The courts are less willing to respect an agreement that results in the waiver of spousal support. Judges have a difficult time seeing one spouse impoverished when the other is wealthy. If they can find a way to set aside an agreement that waived spousal support, they often will do it.

The best advice about pre-nuptial agreements is talk to a lawyer and do it properly.

 

Interview with Financial Specialist Jackie Ramler

JacJackie Ramler photokie Ramler is a financial specialist. She helps clients who are going through a separation or divorce resolve the financial issues. We have used her many times and find she does excellent work, saving our clients thousands of dollars in fees and helping them attain a resolution in a timely manner.

She is the owner of Divorce Choices Inc.

She also works with me and Sue Cook in our business called The Divorce Team. We teach financial specialists,  lawyers, parenting coaches and divorce coaches how to work together in the Collaborative Team Process.

Jackie is very good.

Here is my interview with her.

 

 

Q: What do you do as a Financial Specialist? 

As a Financial Specialist, I work with the couple as the neutral, and provide 6 distinct services.

1) I collect the financial information and documentation to prepare a report which can be used by the couple to review the Net Family Property Settlement as well as by the lawyers for the sworn financial statement.

2) I collect income information that can be reviewed to prepare Income Sharing options for income equalization.

3) I use that same information to run Child support figures as well as can prepare education projections for their children so they can negotiate how they will handle that future expense

4) I collect financial information from the family and prepare a report for the lawyers so that they can assist negotiations by both knowing what the primary financial issues for the couple are.

5) I educate the couple on what the various financial areas of the report are and how to read and understand the report. This gives them more confidence going into the negotiations.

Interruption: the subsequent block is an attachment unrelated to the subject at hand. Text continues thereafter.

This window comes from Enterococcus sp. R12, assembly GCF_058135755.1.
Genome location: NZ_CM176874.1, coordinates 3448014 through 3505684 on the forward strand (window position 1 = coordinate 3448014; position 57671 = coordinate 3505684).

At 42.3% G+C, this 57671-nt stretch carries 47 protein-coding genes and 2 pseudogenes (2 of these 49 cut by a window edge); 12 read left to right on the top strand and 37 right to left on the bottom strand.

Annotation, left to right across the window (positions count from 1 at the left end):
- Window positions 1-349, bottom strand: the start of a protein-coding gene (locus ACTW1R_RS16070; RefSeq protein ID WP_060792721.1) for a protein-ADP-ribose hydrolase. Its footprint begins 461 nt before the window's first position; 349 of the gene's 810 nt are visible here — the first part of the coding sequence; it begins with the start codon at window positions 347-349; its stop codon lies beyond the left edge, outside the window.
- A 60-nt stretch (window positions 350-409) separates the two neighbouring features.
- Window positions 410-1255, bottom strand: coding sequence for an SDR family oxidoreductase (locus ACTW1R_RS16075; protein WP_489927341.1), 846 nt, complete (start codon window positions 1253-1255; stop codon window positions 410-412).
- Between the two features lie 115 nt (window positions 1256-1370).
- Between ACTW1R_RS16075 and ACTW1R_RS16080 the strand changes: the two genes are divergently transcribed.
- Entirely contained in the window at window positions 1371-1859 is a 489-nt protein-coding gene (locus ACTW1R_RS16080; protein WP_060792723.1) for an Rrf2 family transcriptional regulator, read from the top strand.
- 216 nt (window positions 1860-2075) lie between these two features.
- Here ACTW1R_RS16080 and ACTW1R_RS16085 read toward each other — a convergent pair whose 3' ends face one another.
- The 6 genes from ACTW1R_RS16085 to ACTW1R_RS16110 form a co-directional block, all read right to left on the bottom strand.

6) I assist both individuals in better understanding how various settlement options will impact them now and in the future.

Q. Don’t lawyers perform the same role? Isn’t there overlap? 

Often it is the lawyers and their Assistants who collect this information and enter it into the court forms. Unfortunately, this does not catch misinformation or mistakes until the forms have been swapped by the sides. Instead of catching this misinformation early and in the spirit of it just being a simple mistake by working with me as the neutral, in the court documents it can be seen as being devious or deceitful. It then takes considerable effort and time to get the two sides to agree on the facts of the file. In this respect I believe I am more efficient with my time and the cost to the family, as there is just one document being prepared. Working with the couple during this information gathering process, we can often resolve small issues very quickly. As well, in the environment of working with a neutral, in my opinion it sets the stage for the clients to work together on the other aspects of the process.

Q. Do you offer advice to the clients? 

In reviewing the financial options available to the clients, I will make suggestions regarding the use of the various assets for equalization. When it comes to investments, I make no recommendations and give no advice- this is not appropriate in this environment. My financial advice is centered around budget and expenses, equalization options and helping them to better understand the financial components of their situation. Of course, I don't offer legal advice either. They have lawyers for that purpose.